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Co-Optimized: Magicka

Magicka: Wizard Wars exited beta this week, so spell-slingers are free to bash, burn, and blast each other in full on combat. Given the competitive nature of Wizard Wars, it's hard to believe that the whole Magicka phenomenon began with a cooperative game where "accidentally" blowing up your friends is a big game feature. This week, we spotlight the original Magicka.


Magicka: Wizard Wars, a free-to-play game where wizards throw devastating spells at each other in arena battle, came out of beta this week. It's hard to believe that this humorous game, given its competitive nature, started off as a cooperative game. Let's take a look back at how this spell-weaving action role-playing game went from a wizard party to full on wizard warfare.

Originally released in 2011, Magicka is the debut game from indie developer Arrowhead Game Studios, which would later go on to make other cooperative games with a competitive twist, the most recent being Gauntlet and Helldivers. It has been quite a while since it initially released, the game received a number of regular content updates which expanded its world, and it is supported by timeless gameplay.

In Magicka, up to four players assume the roles of robed wizards of various colors. Together, they adventure through a world that makes fun of traditional fantasy tropes using plenty of splatterfest humor. These include a vampire named Vlad who is in denial about his vampirism, and scene openers like a medieval skier that completes a course just to be eaten by a Yeti.

4-player cooperative role-playing games aren't necessarily anything new, as Diablo players can attest, Magicka has a very unique approach, starting with its fantastically innovative and complicated spellcasting system. Although wizards can equip themselves with staves that grant various attacks, including Mjolner (Thor's hammer) and the M60 (a heavy machine gun), the true draw is in casting spells. In order to become a master wizard, you have to first become a master typist. 

Casting a spell initially seems straightforward. Players access 10 different elements, which include both straightforward parts like fire, water and electricity alongside forms like shield and arcane (essentially a laser beam). Each element is assigned its own key, and combining them leads to different effects. For example, combining water and fire creates steam. Earth can be used with wind to create a projectile, or it can be used with shield for a barrier.

So far, so good. But things get complicated when you try to cast more complicated spells. Inputting elements in the wrong order will cause the spell to fail. It can also be tough for right-handed players to keep track of their left handed keystrokes when there's a giant monster chasing after them. If you own a keyboard with built-in macro functions, Magicka will make great use of it. The game has gamepad support, but it might actually make the controls more complicated. Fortunately (or unfortunately, as the case may be), you've got friends to cover you.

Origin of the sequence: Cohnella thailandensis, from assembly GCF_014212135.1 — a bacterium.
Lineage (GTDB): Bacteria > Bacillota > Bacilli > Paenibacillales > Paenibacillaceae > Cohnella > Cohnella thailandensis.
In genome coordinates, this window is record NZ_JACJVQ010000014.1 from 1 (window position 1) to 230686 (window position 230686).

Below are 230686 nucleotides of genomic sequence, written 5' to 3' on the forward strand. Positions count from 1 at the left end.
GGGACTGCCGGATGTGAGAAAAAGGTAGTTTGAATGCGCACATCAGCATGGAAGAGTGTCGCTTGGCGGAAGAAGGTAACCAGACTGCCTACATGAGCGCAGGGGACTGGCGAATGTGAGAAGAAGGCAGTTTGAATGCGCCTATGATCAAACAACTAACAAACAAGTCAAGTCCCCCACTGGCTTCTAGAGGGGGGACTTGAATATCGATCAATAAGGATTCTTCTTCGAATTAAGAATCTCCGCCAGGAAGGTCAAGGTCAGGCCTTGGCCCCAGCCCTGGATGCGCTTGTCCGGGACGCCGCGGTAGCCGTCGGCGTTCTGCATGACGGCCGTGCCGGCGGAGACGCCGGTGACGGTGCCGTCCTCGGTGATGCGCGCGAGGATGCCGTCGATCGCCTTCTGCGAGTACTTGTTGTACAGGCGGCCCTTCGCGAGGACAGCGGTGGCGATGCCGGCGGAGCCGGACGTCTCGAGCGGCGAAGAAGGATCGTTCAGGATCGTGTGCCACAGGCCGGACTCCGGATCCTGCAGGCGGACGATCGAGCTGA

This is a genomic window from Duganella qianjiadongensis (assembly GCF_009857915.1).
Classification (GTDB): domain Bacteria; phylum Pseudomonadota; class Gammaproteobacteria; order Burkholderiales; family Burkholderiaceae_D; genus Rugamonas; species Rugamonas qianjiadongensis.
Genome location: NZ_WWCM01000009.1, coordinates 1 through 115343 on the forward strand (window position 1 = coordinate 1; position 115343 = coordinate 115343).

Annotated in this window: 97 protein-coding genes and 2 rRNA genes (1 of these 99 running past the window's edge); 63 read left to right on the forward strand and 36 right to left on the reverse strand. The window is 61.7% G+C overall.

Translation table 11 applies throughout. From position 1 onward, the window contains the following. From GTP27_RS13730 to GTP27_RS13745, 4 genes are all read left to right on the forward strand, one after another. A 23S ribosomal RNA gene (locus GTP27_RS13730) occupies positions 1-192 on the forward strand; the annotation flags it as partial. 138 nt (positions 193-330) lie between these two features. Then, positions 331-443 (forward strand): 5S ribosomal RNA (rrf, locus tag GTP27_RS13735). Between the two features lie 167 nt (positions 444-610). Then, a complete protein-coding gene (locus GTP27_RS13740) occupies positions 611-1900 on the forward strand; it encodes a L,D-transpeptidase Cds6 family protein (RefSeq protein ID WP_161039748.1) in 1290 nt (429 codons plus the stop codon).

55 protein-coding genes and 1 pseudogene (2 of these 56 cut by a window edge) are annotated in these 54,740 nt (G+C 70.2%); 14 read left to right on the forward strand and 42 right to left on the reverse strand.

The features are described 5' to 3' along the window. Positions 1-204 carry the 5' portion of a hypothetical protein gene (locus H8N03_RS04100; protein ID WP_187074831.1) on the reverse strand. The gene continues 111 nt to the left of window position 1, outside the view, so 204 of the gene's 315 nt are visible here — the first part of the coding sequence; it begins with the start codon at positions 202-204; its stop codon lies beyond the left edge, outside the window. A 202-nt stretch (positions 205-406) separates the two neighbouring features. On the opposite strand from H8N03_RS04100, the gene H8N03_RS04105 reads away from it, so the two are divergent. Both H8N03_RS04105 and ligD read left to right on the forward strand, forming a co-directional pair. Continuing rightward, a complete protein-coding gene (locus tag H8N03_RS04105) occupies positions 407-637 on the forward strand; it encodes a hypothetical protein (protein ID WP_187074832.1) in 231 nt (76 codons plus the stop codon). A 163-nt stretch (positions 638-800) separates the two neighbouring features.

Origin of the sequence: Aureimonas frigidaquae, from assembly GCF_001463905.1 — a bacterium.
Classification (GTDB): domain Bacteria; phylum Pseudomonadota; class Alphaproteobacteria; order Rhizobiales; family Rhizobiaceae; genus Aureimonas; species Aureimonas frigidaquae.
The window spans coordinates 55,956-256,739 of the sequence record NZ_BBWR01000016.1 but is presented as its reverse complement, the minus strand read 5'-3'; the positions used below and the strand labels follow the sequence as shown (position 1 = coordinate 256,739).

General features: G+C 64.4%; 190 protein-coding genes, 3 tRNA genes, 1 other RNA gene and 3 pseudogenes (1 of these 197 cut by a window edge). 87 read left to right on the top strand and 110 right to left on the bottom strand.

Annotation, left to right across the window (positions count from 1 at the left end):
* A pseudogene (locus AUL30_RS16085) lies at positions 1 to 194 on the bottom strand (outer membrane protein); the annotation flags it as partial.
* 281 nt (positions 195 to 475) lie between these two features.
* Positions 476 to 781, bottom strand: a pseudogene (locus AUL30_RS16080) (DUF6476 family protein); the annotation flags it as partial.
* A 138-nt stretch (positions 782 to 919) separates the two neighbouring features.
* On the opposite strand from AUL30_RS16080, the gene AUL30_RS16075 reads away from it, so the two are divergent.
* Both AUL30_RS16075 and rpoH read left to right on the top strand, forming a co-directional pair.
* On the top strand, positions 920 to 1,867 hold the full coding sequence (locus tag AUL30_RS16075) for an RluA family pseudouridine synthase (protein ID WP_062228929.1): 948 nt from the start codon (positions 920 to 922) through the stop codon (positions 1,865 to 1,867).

Wizards can individually cast spells and combine them to greater effect. When a player fires an arcane beam, others can join in with their own. Multiple beams can be brought together to create a more powerful one, like in Ghost Busters. However, like in the movie, there is a slight possibility of having your face melted off.

As part of the game's prankster mentality, friendly fire can never be turned off. So, flinging a fireball is just as likely to wipe out your own team as it is to blow up that enemy monster. Similarly, a wizard's beam deflecting shield can be used as a clever weapon, or it might reset your workplace accident counter. This brand of team killing, both accidental or purposeful, can be seen in recent games like Helldivers. On the bright side, there's no major death penalty, apart from dropping that staff you were carrying. Surviving players can summon teammates back from the dead.

While Magicka began as a fully cooperative game, it wasn't a very long leap to transform the friendly fire feature into a full-blown competitive mode. Later game updates added arenas where combative wizards could test their spell typing skills against each other. However, the game never abandoned its cooperative nature. Several add-on campaigns released, expanding on the world of Magicka and its motley collection of characters.

If you've already played through Magicka and all its expansions, worry not. An all-new adventure is right around the corner, as Magicka 2 is set to release on May 26th.

There's nothing like the thrill of competitive multiplayer, but sometimes it's better to kick back and play alongside your friends and family instead of against them. With Co-Optimized, we highlight and discuss games that are best played together.

Managing Editor
From The Chatty
  • reply
    April 29, 2015 12:00 PM

    Steven Wong posted a new article, Co-Optimized: Magicka

    • reply
      April 29, 2015 12:36 PM

      plenty of interesting coop stuff, magicka being the one i have played the most lately. Hope to see more in this series. I'd like to hear some reports on vagante and helldivers. there's also forced and full mojo rampage

      • reply
        April 29, 2015 1:31 PM

        I'm interested in venturing into Magicka. I tried out Magicka 2 at GDC and it was pretty fun.

        • reply
          April 30, 2015 7:36 AM

          Magicka co-op is amazing, shame about same-screen co-op, as the gamepad controls take quite a while to get used to.

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